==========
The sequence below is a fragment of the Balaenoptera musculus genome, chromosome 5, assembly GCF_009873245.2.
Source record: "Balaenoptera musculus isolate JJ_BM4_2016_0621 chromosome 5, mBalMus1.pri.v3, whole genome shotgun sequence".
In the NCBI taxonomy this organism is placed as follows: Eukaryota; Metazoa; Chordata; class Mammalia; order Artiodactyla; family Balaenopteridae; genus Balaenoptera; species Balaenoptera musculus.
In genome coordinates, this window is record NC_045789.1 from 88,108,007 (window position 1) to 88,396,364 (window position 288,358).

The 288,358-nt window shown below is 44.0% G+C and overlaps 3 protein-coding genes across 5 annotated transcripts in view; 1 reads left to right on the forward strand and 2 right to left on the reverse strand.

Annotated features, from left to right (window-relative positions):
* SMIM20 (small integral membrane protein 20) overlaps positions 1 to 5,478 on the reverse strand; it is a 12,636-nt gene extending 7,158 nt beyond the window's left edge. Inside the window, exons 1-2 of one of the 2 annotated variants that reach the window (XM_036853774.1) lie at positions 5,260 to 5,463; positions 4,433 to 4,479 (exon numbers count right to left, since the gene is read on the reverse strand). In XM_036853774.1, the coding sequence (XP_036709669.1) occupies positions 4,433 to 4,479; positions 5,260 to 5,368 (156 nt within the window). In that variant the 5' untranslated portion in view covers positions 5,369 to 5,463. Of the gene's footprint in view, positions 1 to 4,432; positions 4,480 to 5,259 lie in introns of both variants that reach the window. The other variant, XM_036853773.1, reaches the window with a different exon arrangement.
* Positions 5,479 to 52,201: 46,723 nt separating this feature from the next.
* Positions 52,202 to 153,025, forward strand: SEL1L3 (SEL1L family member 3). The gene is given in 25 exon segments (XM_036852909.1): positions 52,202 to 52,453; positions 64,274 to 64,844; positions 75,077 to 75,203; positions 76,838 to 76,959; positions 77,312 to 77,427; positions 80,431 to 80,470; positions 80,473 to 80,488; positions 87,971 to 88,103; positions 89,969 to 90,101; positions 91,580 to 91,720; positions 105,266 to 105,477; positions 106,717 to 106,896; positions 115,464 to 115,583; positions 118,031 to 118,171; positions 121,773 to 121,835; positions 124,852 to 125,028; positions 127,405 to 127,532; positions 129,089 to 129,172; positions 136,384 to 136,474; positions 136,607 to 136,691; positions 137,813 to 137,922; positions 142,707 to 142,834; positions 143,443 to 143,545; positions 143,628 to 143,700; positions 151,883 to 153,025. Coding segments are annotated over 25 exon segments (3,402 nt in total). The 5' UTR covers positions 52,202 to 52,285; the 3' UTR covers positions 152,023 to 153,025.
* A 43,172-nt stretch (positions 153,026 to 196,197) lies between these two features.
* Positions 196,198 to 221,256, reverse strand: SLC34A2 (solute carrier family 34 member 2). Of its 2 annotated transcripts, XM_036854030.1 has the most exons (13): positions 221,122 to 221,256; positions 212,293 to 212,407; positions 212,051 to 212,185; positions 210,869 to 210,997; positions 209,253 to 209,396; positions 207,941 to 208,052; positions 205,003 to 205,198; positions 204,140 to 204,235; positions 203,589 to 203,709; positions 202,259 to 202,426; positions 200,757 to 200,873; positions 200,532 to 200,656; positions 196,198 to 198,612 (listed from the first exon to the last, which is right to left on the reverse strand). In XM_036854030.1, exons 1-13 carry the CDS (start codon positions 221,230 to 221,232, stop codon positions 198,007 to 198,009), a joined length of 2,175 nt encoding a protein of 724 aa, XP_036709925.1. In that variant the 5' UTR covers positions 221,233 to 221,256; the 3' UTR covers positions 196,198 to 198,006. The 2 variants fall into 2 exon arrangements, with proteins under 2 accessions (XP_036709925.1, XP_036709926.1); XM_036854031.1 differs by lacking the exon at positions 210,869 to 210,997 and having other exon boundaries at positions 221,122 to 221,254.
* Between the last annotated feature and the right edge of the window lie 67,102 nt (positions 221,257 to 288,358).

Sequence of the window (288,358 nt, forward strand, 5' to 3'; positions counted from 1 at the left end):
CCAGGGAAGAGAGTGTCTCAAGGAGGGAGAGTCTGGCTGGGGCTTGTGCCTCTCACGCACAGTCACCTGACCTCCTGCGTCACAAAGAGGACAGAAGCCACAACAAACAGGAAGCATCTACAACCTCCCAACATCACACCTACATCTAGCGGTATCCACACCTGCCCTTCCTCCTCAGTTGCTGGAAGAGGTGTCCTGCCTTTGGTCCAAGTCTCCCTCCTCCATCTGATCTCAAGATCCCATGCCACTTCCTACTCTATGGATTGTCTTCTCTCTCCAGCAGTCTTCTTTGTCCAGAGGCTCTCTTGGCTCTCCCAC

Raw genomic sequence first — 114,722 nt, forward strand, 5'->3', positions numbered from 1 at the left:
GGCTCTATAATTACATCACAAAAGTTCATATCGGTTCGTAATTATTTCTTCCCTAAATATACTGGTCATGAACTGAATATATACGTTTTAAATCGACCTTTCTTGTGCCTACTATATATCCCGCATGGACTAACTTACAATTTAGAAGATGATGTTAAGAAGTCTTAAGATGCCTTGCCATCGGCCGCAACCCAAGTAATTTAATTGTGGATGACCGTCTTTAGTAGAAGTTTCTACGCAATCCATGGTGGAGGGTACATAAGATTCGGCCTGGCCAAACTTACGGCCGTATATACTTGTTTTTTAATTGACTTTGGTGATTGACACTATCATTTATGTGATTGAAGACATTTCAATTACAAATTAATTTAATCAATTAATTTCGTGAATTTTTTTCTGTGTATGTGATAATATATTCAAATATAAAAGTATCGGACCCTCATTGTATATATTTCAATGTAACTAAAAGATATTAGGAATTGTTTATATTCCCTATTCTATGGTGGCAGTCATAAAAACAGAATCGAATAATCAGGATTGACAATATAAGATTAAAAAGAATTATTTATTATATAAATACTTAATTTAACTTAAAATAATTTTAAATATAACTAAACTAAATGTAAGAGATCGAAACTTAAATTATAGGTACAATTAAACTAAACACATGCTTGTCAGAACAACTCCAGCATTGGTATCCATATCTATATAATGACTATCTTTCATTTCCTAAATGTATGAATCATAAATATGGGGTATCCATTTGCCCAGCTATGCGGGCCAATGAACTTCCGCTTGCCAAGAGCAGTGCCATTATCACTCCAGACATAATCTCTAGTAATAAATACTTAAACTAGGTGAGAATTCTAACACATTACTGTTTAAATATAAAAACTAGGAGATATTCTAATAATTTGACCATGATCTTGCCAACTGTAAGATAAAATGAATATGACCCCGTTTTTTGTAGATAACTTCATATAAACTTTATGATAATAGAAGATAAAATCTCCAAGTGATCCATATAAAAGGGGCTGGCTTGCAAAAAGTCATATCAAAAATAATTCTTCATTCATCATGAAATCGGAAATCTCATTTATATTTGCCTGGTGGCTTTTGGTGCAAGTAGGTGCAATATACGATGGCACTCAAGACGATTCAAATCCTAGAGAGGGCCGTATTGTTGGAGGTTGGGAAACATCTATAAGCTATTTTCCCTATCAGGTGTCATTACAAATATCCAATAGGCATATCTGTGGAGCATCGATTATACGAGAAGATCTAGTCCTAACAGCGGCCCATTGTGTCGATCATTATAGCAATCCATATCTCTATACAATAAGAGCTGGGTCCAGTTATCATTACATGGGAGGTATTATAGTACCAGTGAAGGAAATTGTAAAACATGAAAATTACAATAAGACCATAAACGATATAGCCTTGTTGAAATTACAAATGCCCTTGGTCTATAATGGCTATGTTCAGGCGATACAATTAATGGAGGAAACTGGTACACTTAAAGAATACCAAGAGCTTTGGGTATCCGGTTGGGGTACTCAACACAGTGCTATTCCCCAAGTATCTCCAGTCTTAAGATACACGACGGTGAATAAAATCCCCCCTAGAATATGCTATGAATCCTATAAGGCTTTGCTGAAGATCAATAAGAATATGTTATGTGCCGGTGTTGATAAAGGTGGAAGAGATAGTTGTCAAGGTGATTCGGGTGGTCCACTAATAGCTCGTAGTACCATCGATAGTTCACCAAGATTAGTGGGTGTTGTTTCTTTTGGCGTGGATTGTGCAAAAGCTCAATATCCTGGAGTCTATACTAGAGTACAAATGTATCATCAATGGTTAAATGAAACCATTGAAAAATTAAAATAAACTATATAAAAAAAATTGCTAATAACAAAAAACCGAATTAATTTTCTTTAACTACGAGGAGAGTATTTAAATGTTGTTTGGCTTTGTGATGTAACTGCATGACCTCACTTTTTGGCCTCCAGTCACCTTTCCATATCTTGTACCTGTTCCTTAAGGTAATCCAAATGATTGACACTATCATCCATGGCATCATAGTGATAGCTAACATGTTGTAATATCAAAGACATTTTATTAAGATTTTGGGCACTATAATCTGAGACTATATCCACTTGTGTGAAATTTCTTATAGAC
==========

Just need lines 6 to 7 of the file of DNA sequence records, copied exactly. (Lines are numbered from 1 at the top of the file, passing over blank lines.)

Annotated features, from left to right (window-relative positions):
* SMIM20 (small integral membrane protein 20) overlaps positions 1 to 5,478 on the reverse strand; it is a 12,636-nt gene extending 7,158 nt beyond the window's left edge. Inside the window, exons 1-2 of one of the 2 annotated variants that reach the window (XM_036853774.1) lie at positions 5,260 to 5,463; positions 4,433 to 4,479 (exon numbers count right to left, since the gene is read on the reverse strand). In XM_036853774.1, the coding sequence (XP_036709669.1) occupies positions 4,433 to 4,479; positions 5,260 to 5,368 (156 nt within the window). In that variant the 5' untranslated portion in view covers positions 5,369 to 5,463. Of the gene's footprint in view, positions 1 to 4,432; positions 4,480 to 5,259 lie in introns of both variants that reach the window. The other variant, XM_036853773.1, reaches the window with a different exon arrangement.